Embracing technology as a means of breaking through to the other side is like someone who’s had too much Guinness trying to sober up with a shot of Jameson. Neat.


Steven Fraser tells us in his book, The Age of Acquiescence: The Life and Death of American Resistance to Organized Wealth and Power, that the reason we’ve had so much trouble battling back, or reforming capitalism is because we have forgotten a time when it didn’t make all our decisions. [vi] We can’t collectively recall our past. And lacking recall, we can’t imagine another way to live. We’re stuck.


What use is the past to capital? What use is the past to technology? Doesn’t technology now mean obliterate the past? Back in the 1940’s Schumpeter called it “creative destruction”.   Today Silicon Valley calls it “disruption”. Whatever. New duct tape. We’ve naturalized Alzheimer’s because it’s good for business. That’s all the “ought” we have.


I haven’t yet remembered those other five ways my son can be contacted.


But I do remember many years ago my elderly neighbor saying, “If you find yourself in a hole, first thing to do is to stop digging.”




Image Credit: ” A Gene for Forgetting” <;

[i] Baudrillard, J. (1983). Simulations (P. Foss, P. Patton, & P. Beitchman, Trans.). New York: Semiotext (e).


[ii]“What is Accelerationism?” <> partial repost from:


[iii] “Is an Alternative Globalization Possible?” <>

Peter Evans: <>


[iv]“What is Accelerationism?” <> partial repost from: <>


[v].Turow, J. (2012). The daily you: How the new advertising industry is defining your identity and your worth. Yale University Press.

<> Book TV Interview:> (8:27)

[vi] Fraser, S. (2011). The Age of Acquiescence. Little Brown.


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To Paris and Beyond: Climate and Freedom

by Erik Lindberg, originally published by Transition Milwaukee

For the modern radical is as confident in the moral expression of his stances and consequently in the assertive uses of the rhetoric of morality as any conservative has ever been.  Whatever else he denounces in our culture he is certain that it still possesses the moral resources which he requires in order to denounce it.  Everything else may be, in his eyes, in disorder; but the language of morality is in order, just as it is.

Alasdair MacIntyre, After Virtue

In my previous installments in this series[i]–a series in which I question how and to what extent “freedom” can be the main organizing principle of a sustainable civilization–I argued that most of what passes for freedom is dependent upon an open system.  To put this in historical terms I developed earlier, freedom is attendant to a cosmological transition from a closed world to an infinite universe.[ii]  I have been working these metaphysical metaphors in order to illustrate a suspicion I have been meditating over: not only that the “closed world” of our global ecology has been suffering because we treat it as an “infinite universe”; but also that this treatment is by and large the natural outcome of the unrestrained freedom which serves as the main operating principle of our politics, economy, and Liberal moral code. While I realize there are number of risks in questioning the modern unquestionable, I am working towards an articulation of human good and morality that does not hinge mainly on the notion of individual liberty, especially the freedom to consume, or the freedom to have whatever we can afford.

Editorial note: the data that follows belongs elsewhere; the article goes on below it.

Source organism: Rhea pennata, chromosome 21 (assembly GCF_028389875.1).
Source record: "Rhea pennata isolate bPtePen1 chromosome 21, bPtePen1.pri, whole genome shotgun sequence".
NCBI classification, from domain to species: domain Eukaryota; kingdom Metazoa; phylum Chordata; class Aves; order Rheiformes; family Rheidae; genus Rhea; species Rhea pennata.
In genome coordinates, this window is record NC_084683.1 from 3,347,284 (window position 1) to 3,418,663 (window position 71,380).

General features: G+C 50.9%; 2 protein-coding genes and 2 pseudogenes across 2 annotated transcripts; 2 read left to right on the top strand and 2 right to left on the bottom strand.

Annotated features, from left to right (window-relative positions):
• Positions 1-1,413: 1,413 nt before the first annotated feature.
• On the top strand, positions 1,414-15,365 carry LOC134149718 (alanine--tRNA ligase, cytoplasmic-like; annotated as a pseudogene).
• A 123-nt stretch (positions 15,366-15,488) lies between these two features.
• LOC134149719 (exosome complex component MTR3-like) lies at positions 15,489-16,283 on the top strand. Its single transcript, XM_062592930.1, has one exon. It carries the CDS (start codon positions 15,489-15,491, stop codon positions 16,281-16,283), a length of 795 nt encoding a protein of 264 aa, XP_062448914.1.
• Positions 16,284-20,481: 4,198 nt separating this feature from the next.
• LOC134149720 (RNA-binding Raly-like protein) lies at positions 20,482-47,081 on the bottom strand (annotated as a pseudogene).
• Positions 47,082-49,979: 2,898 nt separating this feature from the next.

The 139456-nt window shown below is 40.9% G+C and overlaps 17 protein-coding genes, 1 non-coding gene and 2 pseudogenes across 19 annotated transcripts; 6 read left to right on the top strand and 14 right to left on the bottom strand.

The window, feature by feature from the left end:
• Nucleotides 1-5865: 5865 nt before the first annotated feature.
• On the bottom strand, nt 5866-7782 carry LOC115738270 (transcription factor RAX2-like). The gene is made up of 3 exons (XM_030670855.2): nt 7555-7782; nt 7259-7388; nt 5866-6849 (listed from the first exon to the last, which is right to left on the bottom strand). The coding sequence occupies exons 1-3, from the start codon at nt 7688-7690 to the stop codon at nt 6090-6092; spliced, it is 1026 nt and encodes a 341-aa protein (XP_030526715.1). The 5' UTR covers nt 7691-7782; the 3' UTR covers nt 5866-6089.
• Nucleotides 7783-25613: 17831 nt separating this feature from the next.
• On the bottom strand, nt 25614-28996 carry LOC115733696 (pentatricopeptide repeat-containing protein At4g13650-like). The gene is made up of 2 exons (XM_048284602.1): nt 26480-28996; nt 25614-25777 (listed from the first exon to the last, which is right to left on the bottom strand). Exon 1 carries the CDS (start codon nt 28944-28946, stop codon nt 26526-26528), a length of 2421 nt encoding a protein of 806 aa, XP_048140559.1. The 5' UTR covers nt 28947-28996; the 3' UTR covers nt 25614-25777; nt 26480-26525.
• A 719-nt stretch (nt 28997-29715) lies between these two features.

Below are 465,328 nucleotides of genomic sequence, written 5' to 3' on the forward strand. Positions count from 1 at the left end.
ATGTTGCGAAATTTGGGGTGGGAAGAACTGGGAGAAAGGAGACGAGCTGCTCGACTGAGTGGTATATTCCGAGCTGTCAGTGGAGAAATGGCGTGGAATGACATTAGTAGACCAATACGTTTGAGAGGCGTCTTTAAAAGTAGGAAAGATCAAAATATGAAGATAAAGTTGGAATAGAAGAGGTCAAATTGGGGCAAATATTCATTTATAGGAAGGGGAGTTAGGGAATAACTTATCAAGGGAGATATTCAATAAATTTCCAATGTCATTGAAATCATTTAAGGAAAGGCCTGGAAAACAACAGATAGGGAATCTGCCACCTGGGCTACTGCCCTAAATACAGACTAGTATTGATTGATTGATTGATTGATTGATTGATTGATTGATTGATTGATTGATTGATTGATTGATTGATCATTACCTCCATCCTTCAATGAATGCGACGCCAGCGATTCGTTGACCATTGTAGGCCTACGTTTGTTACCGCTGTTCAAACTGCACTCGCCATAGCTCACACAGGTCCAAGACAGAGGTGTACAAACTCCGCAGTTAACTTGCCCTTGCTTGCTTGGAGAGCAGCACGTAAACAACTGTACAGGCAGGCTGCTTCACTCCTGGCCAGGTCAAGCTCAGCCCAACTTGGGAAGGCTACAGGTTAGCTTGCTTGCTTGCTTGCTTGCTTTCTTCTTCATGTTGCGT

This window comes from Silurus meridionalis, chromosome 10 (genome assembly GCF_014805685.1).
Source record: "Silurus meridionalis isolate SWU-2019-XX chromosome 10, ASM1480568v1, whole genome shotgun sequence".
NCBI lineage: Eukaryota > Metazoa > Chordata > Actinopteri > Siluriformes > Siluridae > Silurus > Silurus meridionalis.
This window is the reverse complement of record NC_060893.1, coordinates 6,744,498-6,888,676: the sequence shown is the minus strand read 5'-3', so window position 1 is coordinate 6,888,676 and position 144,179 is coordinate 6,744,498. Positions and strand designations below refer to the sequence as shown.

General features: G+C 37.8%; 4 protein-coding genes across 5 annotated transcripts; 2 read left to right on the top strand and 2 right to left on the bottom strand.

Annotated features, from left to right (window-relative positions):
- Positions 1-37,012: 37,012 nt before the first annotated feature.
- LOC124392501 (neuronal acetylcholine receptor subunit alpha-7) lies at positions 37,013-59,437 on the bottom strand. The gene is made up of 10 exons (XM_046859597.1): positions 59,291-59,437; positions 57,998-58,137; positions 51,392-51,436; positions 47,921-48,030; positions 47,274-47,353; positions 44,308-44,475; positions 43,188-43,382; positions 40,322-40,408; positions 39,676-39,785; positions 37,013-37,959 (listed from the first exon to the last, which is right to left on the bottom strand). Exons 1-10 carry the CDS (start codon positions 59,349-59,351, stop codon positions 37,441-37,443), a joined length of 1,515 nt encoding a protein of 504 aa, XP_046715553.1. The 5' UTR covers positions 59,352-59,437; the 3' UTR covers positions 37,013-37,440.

At the end of my last installment, however, I entertained a possible reversal in the main course of my argument, adopting for my purposes a title from one of the late Richard Rorty’s excellent papers on the relationship between philosophy and politics.[iii]  As “an end of philosophy” philosopher, Rorty suggests that most of the questions that philosophy has attempted to answer cannot be answered in the absolute terms the same philosophers tend to demand.  According to Rorty, we should expect the sort of suggestive answers that we get from novelists or poets.  The lack of absolute answers, Rorty argues, is hardly something to mourn—in large part because Liberal, democratic politics do not depend on a strong philosophical glue, any more than they depend on shared religious beliefs.  Rather, democratic deliberation requires only a process of negotiation and compromise, a process that is actually aided by the humility one gains by seeing his or her interests as having no solid philosophical backing.  We don’t need better philosophy, in short, we need better politics; a new philosophical theory or metanarrative won’t help us learn to treat our environment and each other better.

Continue reading here.


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SLSA: Creativity

30th Annual  Meeting

Call  for  Proposals


November  3-­‐6,  2016
Westin  Peachtree Plaza Hotel
Atlanta,  Georgia
“The  Society  for  Literature,  Science, and  the  Arts (SLSA) invites  session,  panel,  and stream  proposals  and  artistic  works  for  our  thirtieth-­annual  conference.  The  theme  of  this  meeting  is “Creativity.” SLSA  invites papers or panels that consider how new technologies; new understandings of  the  human,  the  nonhuman,  and  the  post-­human; and  emerging theories in  science and aesthetics affect  understandings of creativity.”
250-­word  abstracts  for  papers/proposals due by  May  15,  2016.
Read more here.